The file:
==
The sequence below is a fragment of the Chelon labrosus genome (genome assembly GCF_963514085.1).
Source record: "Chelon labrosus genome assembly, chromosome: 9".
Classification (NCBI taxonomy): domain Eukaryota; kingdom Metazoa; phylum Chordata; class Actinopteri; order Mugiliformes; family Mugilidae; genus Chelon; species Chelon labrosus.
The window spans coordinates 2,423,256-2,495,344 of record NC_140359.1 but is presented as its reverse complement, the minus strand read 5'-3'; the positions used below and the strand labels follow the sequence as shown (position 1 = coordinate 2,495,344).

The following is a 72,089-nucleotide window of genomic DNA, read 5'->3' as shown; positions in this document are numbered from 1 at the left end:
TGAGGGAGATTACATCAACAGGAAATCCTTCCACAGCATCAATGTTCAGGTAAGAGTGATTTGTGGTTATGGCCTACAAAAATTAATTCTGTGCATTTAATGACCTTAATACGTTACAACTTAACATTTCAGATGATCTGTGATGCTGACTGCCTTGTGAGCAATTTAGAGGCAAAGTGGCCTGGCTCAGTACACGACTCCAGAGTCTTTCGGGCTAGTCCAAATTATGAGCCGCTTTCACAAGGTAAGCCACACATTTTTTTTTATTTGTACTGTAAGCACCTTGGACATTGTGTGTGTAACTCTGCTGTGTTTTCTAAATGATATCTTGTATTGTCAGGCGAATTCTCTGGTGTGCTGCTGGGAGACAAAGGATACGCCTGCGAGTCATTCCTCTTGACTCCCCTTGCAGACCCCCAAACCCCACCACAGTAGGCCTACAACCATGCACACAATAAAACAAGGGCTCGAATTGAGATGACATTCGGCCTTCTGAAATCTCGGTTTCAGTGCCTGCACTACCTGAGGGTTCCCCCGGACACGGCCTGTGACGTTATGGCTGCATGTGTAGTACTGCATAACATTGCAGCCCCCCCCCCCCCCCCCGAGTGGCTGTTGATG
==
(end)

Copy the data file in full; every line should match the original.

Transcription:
The sequence below is a fragment of the Chelon labrosus genome (genome assembly GCF_963514085.1).
Source record: "Chelon labrosus genome assembly, chromosome: 9".
Classification (NCBI taxonomy): domain Eukaryota; kingdom Metazoa; phylum Chordata; class Actinopteri; order Mugiliformes; family Mugilidae; genus Chelon; species Chelon labrosus.
The window spans coordinates 2,423,256-2,495,344 of record NC_140359.1 but is presented as its reverse complement, the minus strand read 5'-3'; the positions used below and the strand labels follow the sequence as shown (position 1 = coordinate 2,495,344).

The following is a 72,089-nucleotide window of genomic DNA, read 5'->3' as shown; positions in this document are numbered from 1 at the left end:
TGAGGGAGATTACATCAACAGGAAATCCTTCCACAGCATCAATGTTCAGGTAAGAGTGATTTGTGGTTATGGCCTACAAAAATTAATTCTGTGCATTTAATGACCTTAATACGTTACAACTTAACATTTCAGATGATCTGTGATGCTGACTGCCTTGTGAGCAATTTAGAGGCAAAGTGGCCTGGCTCAGTACACGACTCCAGAGTCTTTCGGGCTAGTCCAAATTATGAGCCGCTTTCACAAGGTAAGCCACACATTTTTTTTTATTTGTACTGTAAGCACCTTGGACATTGTGTGTGTAACTCTGCTGTGTTTTCTAAATGATATCTTGTATTGTCAGGCGAATTCTCTGGTGTGCTGCTGGGAGACAAAGGATACGCCTGCGAGTCATTCCTCTTGACTCCCCTTGCAGACCCCCAAACCCCACCACAGTAGGCCTACAACCATGCACACAATAAAACAAGGGCTCGAATTGAGATGACATTCGGCCTTCTGAAATCTCGGTTTCAGTGCCTGCACTACCTGAGGGTTCCCCCGGACACGGCCTGTGACGTTATGGCTGCATGTGTAGTACTGCATAACATTGCAGCCCCCCCCCCCCCCCCCGAGTGGCTGTTGATG